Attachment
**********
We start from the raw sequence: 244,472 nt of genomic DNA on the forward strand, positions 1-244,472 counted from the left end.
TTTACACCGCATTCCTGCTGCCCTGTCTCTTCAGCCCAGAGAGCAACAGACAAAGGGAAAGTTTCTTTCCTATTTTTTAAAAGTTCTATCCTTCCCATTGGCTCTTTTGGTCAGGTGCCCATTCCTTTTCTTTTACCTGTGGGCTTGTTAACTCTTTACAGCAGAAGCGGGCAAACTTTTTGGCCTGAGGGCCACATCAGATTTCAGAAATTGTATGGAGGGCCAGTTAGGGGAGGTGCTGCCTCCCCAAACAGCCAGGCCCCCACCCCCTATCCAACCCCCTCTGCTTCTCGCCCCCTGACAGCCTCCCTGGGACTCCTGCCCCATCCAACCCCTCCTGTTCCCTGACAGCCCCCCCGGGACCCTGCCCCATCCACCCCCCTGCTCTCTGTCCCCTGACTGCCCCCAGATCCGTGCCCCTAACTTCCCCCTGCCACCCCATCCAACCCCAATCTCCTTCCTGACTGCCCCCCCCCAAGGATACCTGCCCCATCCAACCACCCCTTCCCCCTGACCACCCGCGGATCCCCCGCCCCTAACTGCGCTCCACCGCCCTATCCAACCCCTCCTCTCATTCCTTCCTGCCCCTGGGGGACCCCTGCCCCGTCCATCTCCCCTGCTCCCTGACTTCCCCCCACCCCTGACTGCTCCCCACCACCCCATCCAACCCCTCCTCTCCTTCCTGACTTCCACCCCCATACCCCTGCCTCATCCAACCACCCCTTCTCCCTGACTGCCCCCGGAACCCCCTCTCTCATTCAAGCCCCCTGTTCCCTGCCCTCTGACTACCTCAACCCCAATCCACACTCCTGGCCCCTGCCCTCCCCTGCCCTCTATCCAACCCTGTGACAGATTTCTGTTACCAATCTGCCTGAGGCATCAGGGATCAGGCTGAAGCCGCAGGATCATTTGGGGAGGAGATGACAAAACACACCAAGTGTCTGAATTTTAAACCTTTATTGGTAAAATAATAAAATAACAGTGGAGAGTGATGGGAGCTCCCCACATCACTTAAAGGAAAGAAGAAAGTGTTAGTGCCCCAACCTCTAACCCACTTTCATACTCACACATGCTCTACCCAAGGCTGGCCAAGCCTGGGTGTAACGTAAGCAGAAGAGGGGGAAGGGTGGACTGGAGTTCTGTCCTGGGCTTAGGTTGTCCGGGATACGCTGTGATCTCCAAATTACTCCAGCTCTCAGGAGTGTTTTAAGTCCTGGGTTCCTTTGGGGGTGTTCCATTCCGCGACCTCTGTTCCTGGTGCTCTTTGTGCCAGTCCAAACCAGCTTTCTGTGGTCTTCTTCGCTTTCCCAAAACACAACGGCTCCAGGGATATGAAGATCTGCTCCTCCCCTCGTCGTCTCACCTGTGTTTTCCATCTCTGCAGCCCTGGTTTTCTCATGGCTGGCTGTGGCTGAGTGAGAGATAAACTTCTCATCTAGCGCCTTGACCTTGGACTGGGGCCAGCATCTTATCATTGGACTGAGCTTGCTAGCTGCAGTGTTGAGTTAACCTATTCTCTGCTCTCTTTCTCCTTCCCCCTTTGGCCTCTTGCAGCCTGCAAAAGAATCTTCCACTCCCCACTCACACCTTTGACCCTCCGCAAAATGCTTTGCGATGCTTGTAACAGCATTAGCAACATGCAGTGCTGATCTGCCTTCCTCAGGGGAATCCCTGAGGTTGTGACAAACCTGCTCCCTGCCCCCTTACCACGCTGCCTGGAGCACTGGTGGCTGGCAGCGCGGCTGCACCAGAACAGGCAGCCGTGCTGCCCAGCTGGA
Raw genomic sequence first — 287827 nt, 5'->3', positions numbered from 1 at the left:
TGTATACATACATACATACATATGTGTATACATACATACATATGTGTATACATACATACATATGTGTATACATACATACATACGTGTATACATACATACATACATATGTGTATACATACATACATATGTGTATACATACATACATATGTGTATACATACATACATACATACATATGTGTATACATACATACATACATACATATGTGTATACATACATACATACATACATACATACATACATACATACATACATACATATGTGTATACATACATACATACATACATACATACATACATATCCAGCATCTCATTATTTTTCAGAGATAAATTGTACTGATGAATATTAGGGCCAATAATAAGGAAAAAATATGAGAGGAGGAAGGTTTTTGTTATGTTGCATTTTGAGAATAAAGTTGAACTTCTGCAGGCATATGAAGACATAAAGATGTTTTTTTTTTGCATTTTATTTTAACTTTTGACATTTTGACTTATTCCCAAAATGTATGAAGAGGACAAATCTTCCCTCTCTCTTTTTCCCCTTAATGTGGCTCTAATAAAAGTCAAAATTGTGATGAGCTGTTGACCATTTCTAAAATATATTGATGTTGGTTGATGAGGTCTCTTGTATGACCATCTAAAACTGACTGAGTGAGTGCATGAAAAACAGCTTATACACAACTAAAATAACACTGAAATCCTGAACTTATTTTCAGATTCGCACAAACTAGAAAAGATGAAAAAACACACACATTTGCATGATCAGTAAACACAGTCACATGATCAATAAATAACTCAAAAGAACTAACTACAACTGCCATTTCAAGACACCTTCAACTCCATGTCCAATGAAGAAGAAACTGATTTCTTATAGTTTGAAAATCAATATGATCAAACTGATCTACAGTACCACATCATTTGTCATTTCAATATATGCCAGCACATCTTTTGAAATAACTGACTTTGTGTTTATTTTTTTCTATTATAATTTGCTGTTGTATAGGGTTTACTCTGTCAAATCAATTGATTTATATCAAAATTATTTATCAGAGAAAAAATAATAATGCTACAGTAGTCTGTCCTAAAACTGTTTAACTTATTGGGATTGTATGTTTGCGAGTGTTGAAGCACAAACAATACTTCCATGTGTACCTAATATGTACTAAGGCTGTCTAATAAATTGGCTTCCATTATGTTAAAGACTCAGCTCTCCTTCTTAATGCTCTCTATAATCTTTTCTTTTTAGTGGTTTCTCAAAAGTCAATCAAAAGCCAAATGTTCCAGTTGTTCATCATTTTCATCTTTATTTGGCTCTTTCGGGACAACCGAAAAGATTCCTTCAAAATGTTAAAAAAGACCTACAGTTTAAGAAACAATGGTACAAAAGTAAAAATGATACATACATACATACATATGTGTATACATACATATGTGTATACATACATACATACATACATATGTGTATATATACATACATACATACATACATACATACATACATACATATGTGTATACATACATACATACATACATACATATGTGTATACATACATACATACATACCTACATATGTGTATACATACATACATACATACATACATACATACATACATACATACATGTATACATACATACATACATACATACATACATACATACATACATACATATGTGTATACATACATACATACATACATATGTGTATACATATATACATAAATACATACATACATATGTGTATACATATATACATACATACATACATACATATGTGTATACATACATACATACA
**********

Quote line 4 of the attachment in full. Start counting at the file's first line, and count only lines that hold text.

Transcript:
TGTATACATACATACATACATATGTGTATACATACATACATATGTGTATACATACATACATATGTGTATACATACATACATACGTGTATACATACATACATACATATGTGTATACATACATACATATGTGTATACATACATACATATGTGTATACATACATACATACATACATATGTGTATACATACATACATACATACATATGTGTATACATACATACATACATACATACATACATACATACATACATACATACATATGTGTATACATACATACATACATACATACATACATACATATCCAGCATCTCATTATTTTTCAGAGATAAATTGTACTGATGAATATTAGGGCCAATAATAAGGAAAAAATATGAGAGGAGGAAGGTTTTTGTTATGTTGCATTTTGAGAATAAAGTTGAACTTCTGCAGGCATATGAAGACATAAAGATGTTTTTTTTTTGCATTTTATTTTAACTTTTGACATTTTGACTTATTCCCAAAATGTATGAAGAGGACAAATCTTCCCTCTCTCTTTTTCCCCTTAATGTGGCTCTAATAAAAGTCAAAATTGTGATGAGCTGTTGACCATTTCTAAAATATATTGATGTTGGTTGATGAGGTCTCTTGTATGACCATCTAAAACTGACTGAGTGAGTGCATGAAAAACAGCTTATACACAACTAAAATAACACTGAAATCCTGAACTTATTTTCAGATTCGCACAAACTAGAAAAGATGAAAAAACACACACATTTGCATGATCAGTAAACACAGTCACATGATCAATAAATAACTCAAAAGAACTAACTACAACTGCCATTTCAAGACACCTTCAACTCCATGTCCAATGAAGAAGAAACTGATTTCTTATAGTTTGAAAATCAATATGATCAAACTGATCTACAGTACCACATCATTTGTCATTTCAATATATGCCAGCACATCTTTTGAAATAACTGACTTTGTGTTTATTTTTTTCTATTATAATTTGCTGTTGTATAGGGTTTACTCTGTCAAATCAATTGATTTATATCAAAATTATTTATCAGAGAAAAAATAATAATGCTACAGTAGTCTGTCCTAAAACTGTTTAACTTATTGGGATTGTATGTTTGCGAGTGTTGAAGCACAAACAATACTTCCATGTGTACCTAATATGTACTAAGGCTGTCTAATAAATTGGCTTCCATTATGTTAAAGACTCAGCTCTCCTTCTTAATGCTCTCTATAATCTTTTCTTTTTAGTGGTTTCTCAAAAGTCAATCAAAAGCCAAATGTTCCAGTTGTTCATCATTTTCATCTTTATTTGGCTCTTTCGGGACAACCGAAAAGATTCCTTCAAAATGTTAAAAAAGACCTACAGTTTAAGAAACAATGGTACAAAAGTAAAAATGATACATACATACATACATATGTGTATACATACATATGTGTATACATACATACATACATACATATGTGTATATATACATACATACATACATACATACATACATACATACATATGTGTATACATACATACATACATACATACATATGTGTATACATACATACATACATACCTACATATGTGTATACATACATACATACATACATACATACATACATACATACATACATGTATACATACATACATACATACATACATACATACATACATACATACATATGTGTATACATACATACATACATACATATGTGTATACATATATACATAAATACATACATACATATGTGTATACATATATACATACATACATACATACATATGTGTATACATACATACATACA